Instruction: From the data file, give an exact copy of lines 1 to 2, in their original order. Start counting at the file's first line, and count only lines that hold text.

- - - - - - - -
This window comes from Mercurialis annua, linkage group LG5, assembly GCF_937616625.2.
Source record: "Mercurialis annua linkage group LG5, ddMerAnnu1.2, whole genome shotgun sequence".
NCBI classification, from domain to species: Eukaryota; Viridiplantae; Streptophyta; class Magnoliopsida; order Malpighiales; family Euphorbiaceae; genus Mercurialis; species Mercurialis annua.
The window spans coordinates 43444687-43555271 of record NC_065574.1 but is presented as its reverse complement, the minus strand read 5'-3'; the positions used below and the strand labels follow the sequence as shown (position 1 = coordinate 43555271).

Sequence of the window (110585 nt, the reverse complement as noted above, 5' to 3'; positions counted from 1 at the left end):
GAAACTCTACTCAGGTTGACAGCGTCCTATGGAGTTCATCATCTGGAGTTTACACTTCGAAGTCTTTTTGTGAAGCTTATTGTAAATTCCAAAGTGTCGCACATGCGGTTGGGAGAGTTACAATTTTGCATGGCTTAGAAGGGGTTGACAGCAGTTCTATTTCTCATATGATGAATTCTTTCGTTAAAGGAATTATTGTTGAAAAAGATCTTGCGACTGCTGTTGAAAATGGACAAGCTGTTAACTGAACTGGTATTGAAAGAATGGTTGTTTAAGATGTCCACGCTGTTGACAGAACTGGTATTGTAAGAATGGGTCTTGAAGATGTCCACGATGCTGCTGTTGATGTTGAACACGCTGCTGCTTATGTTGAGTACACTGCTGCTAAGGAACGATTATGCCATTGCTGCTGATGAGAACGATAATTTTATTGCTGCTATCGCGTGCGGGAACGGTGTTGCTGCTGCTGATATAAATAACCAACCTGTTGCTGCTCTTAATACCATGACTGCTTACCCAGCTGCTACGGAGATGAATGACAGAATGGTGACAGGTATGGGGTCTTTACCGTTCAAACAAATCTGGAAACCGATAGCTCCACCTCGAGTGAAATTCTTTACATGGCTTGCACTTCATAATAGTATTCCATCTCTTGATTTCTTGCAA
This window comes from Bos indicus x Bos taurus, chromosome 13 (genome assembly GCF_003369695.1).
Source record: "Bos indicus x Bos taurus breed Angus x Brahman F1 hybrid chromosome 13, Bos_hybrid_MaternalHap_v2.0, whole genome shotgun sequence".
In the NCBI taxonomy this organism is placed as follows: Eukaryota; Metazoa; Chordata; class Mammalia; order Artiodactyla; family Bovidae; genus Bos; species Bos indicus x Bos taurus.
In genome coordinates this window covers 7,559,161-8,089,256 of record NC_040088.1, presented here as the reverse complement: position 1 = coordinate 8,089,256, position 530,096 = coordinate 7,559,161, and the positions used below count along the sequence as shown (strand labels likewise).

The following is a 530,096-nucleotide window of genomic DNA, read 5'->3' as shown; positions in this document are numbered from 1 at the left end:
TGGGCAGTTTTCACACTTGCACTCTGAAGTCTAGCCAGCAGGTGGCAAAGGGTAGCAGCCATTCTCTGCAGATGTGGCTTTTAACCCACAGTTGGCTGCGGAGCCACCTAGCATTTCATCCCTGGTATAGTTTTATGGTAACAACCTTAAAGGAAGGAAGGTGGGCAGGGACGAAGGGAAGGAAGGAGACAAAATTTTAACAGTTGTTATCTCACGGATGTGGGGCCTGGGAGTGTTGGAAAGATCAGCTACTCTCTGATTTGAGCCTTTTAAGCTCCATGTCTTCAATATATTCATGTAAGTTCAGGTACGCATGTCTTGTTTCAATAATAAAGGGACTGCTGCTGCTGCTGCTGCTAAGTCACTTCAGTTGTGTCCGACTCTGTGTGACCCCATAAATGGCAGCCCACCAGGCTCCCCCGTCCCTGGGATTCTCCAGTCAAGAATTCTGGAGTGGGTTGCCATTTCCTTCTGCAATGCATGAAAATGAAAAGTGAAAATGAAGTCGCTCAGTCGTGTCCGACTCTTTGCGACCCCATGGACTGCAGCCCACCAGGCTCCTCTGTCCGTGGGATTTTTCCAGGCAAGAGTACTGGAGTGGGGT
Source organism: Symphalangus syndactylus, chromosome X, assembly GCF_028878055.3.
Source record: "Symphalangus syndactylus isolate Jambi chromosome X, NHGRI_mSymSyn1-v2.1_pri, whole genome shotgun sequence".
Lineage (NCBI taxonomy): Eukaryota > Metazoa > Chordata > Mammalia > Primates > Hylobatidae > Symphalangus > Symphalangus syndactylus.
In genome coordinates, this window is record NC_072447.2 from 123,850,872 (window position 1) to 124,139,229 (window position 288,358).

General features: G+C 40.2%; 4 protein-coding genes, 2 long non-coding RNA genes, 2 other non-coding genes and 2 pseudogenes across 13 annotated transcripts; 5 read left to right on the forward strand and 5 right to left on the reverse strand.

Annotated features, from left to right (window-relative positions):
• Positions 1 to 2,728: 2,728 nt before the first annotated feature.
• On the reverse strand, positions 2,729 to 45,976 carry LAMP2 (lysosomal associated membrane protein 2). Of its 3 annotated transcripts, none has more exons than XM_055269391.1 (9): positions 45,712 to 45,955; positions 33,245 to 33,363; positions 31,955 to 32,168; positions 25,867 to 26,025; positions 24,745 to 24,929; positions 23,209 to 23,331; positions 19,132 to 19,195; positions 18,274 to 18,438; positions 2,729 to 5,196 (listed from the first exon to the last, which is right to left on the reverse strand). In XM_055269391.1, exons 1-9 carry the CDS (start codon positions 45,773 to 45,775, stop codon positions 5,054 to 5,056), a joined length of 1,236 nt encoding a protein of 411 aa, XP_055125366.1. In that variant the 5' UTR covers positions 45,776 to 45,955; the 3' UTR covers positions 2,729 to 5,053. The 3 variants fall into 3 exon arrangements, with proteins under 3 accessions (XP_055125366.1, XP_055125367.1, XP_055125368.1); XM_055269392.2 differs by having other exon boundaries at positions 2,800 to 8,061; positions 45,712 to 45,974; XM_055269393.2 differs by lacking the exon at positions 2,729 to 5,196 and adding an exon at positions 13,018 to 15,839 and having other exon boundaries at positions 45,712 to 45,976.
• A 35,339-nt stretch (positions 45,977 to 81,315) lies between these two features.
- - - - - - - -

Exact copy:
This window comes from Mercurialis annua, linkage group LG5, assembly GCF_937616625.2.
Source record: "Mercurialis annua linkage group LG5, ddMerAnnu1.2, whole genome shotgun sequence".